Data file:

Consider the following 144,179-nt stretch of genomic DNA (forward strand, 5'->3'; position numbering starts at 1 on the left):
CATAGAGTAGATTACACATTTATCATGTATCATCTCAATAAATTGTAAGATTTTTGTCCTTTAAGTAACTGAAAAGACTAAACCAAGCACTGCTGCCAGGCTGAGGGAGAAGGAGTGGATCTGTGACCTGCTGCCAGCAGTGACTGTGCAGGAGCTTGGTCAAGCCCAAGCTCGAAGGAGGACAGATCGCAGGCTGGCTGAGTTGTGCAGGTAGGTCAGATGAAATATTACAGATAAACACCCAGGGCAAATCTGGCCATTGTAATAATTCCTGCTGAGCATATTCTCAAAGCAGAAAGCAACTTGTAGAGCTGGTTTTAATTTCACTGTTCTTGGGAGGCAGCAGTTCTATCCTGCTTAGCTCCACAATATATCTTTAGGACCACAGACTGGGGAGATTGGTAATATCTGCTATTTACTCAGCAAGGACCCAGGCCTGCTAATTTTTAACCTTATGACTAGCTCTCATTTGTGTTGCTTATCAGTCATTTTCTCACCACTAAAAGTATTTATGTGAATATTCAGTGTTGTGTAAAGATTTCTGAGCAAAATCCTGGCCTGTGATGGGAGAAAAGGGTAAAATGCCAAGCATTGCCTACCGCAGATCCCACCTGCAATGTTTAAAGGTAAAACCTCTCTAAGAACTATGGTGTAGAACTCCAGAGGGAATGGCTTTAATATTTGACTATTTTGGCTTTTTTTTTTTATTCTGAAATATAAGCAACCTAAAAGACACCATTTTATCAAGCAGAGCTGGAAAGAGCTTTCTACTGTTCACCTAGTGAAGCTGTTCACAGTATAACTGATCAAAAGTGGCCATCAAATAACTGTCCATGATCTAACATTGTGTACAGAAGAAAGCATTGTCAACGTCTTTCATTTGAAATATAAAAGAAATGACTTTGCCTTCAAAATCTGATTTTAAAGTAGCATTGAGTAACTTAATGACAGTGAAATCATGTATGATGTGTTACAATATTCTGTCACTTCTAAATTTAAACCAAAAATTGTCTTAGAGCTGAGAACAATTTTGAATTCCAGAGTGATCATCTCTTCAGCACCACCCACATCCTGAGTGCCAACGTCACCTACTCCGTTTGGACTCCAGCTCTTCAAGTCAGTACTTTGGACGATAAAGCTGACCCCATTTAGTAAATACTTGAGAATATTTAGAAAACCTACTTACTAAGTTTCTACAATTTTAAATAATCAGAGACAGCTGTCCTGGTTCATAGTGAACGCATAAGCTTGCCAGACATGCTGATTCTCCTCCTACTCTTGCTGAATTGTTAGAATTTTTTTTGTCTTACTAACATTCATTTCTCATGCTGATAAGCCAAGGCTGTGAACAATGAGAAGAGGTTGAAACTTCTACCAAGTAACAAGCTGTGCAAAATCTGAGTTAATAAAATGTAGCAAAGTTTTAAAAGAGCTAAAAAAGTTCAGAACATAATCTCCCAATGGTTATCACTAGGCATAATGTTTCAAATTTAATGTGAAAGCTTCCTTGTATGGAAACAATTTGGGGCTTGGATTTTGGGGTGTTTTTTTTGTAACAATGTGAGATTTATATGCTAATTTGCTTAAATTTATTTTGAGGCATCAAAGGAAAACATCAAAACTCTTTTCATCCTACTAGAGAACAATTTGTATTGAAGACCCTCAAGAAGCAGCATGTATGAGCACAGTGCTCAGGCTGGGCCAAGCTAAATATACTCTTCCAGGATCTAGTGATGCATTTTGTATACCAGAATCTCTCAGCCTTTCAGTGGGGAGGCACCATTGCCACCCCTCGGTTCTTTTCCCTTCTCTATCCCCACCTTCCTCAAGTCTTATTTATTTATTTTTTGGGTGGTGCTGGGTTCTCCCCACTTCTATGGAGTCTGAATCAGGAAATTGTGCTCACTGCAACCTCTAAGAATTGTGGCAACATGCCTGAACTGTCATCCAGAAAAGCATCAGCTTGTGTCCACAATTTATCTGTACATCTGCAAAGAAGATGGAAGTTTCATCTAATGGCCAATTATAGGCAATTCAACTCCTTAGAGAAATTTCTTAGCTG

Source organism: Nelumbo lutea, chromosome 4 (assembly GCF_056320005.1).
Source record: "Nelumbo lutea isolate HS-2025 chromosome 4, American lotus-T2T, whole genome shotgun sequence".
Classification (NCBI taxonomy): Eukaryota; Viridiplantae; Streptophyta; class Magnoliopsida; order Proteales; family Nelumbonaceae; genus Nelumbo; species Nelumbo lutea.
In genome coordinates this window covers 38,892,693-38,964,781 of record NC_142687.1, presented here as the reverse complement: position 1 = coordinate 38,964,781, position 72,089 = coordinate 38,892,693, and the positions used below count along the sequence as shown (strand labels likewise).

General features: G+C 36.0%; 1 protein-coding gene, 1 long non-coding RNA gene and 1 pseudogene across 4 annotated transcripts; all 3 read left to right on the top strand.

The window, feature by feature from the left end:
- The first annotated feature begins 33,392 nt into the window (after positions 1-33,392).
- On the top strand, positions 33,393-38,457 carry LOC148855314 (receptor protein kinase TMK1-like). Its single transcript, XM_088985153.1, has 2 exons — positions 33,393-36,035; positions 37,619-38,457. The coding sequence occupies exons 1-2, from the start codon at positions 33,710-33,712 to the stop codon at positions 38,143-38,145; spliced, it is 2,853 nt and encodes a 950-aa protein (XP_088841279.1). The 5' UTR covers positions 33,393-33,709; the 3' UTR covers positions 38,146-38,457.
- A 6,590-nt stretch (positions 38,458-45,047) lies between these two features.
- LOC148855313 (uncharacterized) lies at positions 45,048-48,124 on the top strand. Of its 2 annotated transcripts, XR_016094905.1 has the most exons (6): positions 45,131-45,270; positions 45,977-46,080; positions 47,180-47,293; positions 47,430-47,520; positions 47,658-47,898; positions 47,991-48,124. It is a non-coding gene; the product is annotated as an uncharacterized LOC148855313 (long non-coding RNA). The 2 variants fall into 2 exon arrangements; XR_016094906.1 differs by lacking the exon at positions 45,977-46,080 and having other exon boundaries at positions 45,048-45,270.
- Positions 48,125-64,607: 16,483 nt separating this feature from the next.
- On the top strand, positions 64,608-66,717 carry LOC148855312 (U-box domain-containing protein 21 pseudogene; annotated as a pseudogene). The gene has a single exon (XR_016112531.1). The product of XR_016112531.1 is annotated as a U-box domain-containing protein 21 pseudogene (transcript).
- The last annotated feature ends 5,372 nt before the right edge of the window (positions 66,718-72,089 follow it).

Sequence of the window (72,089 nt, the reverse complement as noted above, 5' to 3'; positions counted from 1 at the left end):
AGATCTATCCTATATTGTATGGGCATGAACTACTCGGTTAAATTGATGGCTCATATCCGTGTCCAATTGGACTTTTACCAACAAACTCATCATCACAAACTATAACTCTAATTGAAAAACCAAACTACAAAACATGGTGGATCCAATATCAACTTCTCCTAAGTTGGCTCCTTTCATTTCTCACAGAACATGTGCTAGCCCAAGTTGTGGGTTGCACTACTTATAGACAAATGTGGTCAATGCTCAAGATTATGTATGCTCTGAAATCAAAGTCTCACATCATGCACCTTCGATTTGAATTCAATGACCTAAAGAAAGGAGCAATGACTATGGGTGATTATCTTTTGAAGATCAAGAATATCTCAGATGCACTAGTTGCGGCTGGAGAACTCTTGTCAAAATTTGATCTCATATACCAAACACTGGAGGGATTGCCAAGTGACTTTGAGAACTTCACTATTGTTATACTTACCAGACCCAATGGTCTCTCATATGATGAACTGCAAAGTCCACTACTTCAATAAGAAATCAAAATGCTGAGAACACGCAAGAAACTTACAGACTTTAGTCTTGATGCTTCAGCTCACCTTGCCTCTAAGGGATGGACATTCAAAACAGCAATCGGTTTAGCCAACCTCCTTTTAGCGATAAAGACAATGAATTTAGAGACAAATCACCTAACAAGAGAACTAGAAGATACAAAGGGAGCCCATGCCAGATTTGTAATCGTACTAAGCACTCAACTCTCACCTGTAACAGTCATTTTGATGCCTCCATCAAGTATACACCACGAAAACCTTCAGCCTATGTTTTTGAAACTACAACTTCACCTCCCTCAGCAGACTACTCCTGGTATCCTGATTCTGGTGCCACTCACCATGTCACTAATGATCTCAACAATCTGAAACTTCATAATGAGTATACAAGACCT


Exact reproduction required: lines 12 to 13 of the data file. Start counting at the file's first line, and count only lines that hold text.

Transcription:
- LOC148855313 (uncharacterized) lies at positions 45,048-48,124 on the top strand. Of its 2 annotated transcripts, XR_016094905.1 has the most exons (6): positions 45,131-45,270; positions 45,977-46,080; positions 47,180-47,293; positions 47,430-47,520; positions 47,658-47,898; positions 47,991-48,124. It is a non-coding gene; the product is annotated as an uncharacterized LOC148855313 (long non-coding RNA). The 2 variants fall into 2 exon arrangements; XR_016094906.1 differs by lacking the exon at positions 45,977-46,080 and having other exon boundaries at positions 45,048-45,270.
- Positions 48,125-64,607: 16,483 nt separating this feature from the next.